Operational Efficiency

Posted in Operations and Supply Chain Terms, Total Reads: 2733

Definition: Operational Efficiency

Operational Efficiency is defined as the ratio of input utilized in carrying out a business operation to the output produced with those inputs. Inputs maybe raw materials, labor, capital etc. whereas output maybe goods, ROI, customer loyalty etc. Operational Efficiency ensures the company’s capability to process, produce, and deliver goods to customers with ensured quality and support.

In order to achieve efficiency following steps must be taken:

  • Decrease redundancy
  • Avoid wastage
  • Streamline the production process

This not only reduces company’s expenses but makes it more competitive in the market.

Some important process on adopting of which, operational efficiency may be increased are:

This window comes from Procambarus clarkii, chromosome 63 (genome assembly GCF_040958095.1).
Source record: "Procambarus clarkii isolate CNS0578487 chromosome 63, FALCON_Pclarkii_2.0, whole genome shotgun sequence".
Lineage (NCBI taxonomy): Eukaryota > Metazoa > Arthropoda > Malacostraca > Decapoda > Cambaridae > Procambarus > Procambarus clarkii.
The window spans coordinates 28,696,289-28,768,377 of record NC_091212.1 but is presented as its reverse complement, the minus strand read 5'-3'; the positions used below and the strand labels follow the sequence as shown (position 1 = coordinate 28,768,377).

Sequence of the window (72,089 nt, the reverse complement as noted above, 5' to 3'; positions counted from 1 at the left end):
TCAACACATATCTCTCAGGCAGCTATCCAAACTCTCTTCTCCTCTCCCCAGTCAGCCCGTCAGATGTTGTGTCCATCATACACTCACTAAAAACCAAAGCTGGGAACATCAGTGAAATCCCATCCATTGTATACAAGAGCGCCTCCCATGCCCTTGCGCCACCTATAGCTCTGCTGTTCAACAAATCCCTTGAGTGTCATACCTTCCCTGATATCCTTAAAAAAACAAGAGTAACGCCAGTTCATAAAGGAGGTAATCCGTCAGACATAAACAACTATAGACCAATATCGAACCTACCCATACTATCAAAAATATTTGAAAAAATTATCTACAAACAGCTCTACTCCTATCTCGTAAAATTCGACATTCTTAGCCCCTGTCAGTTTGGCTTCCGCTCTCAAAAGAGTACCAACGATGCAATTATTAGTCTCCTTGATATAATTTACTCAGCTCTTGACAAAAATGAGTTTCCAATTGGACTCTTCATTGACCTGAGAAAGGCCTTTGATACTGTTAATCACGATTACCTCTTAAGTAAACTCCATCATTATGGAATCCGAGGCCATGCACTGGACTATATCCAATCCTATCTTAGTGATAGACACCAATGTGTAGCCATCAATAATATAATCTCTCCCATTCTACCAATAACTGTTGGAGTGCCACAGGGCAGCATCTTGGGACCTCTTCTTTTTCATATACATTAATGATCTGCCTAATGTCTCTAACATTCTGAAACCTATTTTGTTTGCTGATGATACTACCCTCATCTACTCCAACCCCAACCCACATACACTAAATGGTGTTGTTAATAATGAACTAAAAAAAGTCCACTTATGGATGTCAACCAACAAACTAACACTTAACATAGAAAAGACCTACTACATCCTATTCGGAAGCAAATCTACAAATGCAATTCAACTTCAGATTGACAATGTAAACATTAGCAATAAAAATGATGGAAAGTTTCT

• Just in Time (JIT)
  • Six Sigma
  • Total Quality Management (TQM)

Just in Time (JIT) process is one of the important concept which emerged to increase operational efficiency. In JIT, supply of inventory is done when it is needed and thus carrying costs are reduced.

Six Sigma is the quality improvement process aimed at reducing errors to six sigma level (3.4 defects per million). It uses several quality management and statistical methods.

Total Quality Management is a management approach that involves improvement of all employees, their culture and the communication levels through several disciplined activities like cross functional training, process management, customer involvement, strategic planning etc.



In year 1995, Jack Welch, CEO of General Electric implemented six sigma concept as GE’s business strategy. At that time, GE was struggling hard to move ahead, and so started reducing wastages, decreasing defects, maintaining work culture etc. Thus, GE tried its best to increase its overall operational efficiency through several processes and achieved the same.


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